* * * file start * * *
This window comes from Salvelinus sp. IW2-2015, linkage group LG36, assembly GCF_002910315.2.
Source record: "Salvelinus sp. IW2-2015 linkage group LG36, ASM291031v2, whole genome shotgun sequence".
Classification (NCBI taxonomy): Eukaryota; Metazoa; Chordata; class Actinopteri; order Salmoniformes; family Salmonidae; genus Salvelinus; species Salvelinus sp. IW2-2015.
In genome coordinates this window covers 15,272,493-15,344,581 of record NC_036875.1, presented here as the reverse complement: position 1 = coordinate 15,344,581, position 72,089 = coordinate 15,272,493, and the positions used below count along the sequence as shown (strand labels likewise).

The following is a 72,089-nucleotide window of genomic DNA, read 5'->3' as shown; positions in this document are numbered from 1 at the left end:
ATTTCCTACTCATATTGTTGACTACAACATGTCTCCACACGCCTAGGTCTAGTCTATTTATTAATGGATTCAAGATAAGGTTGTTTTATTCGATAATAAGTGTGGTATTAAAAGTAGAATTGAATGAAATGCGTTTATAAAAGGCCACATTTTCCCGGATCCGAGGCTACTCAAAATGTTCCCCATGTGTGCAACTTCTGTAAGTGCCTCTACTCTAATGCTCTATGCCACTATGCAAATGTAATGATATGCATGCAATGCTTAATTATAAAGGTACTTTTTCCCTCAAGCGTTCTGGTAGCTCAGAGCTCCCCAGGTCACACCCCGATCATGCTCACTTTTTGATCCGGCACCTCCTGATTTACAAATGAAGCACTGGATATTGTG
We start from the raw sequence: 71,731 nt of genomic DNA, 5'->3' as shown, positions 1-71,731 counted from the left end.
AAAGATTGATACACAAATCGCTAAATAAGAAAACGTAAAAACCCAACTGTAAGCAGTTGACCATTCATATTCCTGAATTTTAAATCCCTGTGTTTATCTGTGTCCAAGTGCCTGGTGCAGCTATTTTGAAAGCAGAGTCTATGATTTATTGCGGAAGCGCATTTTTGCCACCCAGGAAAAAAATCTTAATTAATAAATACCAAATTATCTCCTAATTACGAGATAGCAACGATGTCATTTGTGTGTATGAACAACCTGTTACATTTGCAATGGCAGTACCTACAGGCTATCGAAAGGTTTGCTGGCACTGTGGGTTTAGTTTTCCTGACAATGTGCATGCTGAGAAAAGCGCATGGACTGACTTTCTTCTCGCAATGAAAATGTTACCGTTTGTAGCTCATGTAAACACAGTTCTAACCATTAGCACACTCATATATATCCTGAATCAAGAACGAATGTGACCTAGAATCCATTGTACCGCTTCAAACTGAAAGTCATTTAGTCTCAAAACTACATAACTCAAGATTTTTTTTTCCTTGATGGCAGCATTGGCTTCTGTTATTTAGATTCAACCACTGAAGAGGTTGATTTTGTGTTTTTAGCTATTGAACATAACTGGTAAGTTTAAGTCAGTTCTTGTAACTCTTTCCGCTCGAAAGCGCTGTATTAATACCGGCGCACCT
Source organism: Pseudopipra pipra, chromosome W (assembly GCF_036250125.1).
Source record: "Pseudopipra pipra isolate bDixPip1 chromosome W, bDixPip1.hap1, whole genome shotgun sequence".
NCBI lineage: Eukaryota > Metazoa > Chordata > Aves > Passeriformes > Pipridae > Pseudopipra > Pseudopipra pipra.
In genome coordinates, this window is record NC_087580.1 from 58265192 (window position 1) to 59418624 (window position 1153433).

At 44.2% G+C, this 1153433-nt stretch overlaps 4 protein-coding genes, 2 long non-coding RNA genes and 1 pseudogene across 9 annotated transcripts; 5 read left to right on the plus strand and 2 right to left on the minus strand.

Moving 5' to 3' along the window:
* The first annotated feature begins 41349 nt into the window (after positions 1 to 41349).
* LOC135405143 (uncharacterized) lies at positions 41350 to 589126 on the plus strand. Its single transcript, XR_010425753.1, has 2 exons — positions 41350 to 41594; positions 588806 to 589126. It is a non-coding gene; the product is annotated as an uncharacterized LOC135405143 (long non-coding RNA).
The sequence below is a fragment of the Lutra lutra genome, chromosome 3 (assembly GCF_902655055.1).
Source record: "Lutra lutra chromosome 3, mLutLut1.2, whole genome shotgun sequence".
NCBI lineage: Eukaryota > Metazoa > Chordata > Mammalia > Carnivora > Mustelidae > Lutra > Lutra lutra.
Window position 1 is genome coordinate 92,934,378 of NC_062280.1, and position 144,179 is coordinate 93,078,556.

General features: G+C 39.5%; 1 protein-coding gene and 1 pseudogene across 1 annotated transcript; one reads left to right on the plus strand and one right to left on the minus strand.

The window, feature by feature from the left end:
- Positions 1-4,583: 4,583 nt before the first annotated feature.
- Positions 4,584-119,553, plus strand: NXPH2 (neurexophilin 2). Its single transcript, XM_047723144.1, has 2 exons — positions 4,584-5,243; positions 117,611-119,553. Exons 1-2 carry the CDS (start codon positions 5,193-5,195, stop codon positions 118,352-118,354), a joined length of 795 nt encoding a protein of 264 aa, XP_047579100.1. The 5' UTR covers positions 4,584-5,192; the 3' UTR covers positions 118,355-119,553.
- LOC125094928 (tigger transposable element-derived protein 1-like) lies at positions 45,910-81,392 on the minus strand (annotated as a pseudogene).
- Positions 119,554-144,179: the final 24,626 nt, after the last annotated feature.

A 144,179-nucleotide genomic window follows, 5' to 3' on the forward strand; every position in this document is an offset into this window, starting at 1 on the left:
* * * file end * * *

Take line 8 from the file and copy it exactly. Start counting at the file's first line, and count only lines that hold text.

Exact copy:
AAAGATTGATACACAAATCGCTAAATAAGAAAACGTAAAAACCCAACTGTAAGCAGTTGACCATTCATATTCCTGAATTTTAAATCCCTGTGTTTATCTGTGTCCAAGTGCCTGGTGCAGCTATTTTGAAAGCAGAGTCTATGATTTATTGCGGAAGCGCATTTTTGCCACCCAGGAAAAAAATCTTAATTAATAAATACCAAATTATCTCCTAATTACGAGATAGCAACGATGTCATTTGTGTGTATGAACAACCTGTTACATTTGCAATGGCAGTACCTACAGGCTATCGAAAGGTTTGCTGGCACTGTGGGTTTAGTTTTCCTGACAATGTGCATGCTGAGAAAAGCGCATGGACTGACTTTCTTCTCGCAATGAAAATGTTACCGTTTGTAGCTCATGTAAACACAGTTCTAACCATTAGCACACTCATATATATCCTGAATCAAGAACGAATGTGACCTAGAATCCATTGTACCGCTTCAAACTGAAAGTCATTTAGTCTCAAAACTACATAACTCAAGATTTTTTTTTCCTTGATGGCAGCATTGGCTTCTGTTATTTAGATTCAACCACTGAAGAGGTTGATTTTGTGTTTTTAGCTATTGAACATAACTGGTAAGTTTAAGTCAGTTCTTGTAACTCTTTCCGCTCGAAAGCGCTGTATTAATACCGGCGCACCT